Entering the 1967 season, Mickey Mantle wasn’t the player he once was. Injuries to his knees and legs had caught up to him. The player who once gracefully roamed Yankee Stadium’s spacious centerfield was relegated to first base in the non-designated hitter era. But, there was still greatness yet to come.
Entering play on Mother’s Day, May 14, 1967, the Mick had hit 499 career home runs. To that point, Babe Ruth (714), Willie Mays (660), Jimmie Foxx (534), Ted Williams (521), and Mel Ott (511) were the only members of the 500-home run club.
The Baltimore Orioles were in town that Sunday, looking to complete a three-game sweep of the Yankees. Mantle came to bat in the seventh inning with right-hander Stu Miller atop the pitcher’s mound for the Orioles. Batting from the left side, Mantle quickly got ahead in the count, 3-1, but swung awkwardly and missed at Miller’s next offering.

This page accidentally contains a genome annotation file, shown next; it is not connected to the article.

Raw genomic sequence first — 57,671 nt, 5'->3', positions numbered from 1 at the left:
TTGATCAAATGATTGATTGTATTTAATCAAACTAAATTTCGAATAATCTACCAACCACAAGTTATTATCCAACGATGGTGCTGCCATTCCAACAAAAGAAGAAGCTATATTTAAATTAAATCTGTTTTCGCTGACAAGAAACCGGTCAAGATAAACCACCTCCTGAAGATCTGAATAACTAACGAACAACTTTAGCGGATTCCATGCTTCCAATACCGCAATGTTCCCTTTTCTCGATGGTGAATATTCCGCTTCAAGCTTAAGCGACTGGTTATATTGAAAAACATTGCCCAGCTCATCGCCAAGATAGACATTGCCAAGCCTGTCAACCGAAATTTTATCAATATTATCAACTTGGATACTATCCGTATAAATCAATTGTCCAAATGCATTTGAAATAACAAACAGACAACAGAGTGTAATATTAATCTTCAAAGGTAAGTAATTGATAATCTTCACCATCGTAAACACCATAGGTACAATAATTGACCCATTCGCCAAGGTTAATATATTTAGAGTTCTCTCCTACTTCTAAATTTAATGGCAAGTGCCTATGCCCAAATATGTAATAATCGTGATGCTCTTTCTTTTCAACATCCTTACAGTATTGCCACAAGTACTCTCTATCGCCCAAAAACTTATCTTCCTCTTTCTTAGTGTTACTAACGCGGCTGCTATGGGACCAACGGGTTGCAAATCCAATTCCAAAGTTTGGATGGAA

After fouling off the next pitch, the Commerce Comet made baseball history.
The familiar swing put bat to ball and it soared over the short porch in right field for Mantle’s 500th career home run. He hobbled around the bases, head down in his customary fashion, and was met with a rousing ovation.
Mantle retired after the 1968 season with 536 home runs – third highest in baseball history at the time.